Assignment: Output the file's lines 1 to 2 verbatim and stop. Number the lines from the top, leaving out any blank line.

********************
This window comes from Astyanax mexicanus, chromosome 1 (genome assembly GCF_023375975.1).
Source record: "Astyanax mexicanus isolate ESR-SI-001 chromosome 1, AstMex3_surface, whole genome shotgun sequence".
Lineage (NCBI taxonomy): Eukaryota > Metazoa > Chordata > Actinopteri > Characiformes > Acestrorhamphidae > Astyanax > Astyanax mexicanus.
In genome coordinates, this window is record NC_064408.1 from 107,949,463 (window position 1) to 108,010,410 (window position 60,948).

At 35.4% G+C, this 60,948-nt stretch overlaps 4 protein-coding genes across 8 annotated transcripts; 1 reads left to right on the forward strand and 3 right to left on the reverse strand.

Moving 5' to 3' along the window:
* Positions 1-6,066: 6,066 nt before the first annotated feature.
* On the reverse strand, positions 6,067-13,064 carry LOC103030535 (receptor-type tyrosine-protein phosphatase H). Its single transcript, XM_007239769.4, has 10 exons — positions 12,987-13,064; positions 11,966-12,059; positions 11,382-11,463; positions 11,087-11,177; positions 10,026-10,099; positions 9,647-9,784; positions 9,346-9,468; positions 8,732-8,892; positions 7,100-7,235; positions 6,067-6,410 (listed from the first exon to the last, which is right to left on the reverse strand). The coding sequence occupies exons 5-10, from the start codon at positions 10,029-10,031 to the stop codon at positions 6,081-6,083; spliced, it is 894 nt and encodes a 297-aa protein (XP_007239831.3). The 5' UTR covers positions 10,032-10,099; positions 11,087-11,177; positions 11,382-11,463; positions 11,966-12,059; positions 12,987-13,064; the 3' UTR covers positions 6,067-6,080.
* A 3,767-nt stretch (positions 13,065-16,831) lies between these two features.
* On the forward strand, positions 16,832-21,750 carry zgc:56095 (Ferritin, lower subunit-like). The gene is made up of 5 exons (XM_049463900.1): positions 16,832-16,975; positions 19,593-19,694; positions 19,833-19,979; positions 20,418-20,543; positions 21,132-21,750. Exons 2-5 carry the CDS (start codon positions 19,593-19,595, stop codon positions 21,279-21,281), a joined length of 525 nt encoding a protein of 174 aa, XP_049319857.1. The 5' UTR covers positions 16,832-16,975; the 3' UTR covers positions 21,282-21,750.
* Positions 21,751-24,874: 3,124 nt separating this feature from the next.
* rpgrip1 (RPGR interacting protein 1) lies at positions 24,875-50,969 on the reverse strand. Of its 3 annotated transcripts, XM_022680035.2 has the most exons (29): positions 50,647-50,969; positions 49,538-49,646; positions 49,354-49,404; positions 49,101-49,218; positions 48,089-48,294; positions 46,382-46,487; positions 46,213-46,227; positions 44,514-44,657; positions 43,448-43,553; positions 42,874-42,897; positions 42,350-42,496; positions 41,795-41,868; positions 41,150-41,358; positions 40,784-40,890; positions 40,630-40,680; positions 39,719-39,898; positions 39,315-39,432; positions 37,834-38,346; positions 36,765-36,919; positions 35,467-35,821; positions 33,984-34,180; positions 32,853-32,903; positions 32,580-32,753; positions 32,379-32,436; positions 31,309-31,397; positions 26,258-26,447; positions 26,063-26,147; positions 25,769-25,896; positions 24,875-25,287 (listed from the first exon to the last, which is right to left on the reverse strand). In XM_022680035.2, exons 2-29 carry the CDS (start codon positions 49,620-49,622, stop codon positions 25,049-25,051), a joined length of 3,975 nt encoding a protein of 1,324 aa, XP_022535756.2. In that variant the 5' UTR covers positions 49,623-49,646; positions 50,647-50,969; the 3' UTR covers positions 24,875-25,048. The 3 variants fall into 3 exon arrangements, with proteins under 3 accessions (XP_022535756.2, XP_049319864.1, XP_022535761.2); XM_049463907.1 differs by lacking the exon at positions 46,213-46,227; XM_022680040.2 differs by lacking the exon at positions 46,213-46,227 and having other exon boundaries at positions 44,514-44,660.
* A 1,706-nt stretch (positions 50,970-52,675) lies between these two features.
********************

This window comes from Astyanax mexicanus, chromosome 1 (genome assembly GCF_023375975.1).
Source record: "Astyanax mexicanus isolate ESR-SI-001 chromosome 1, AstMex3_surface, whole genome shotgun sequence".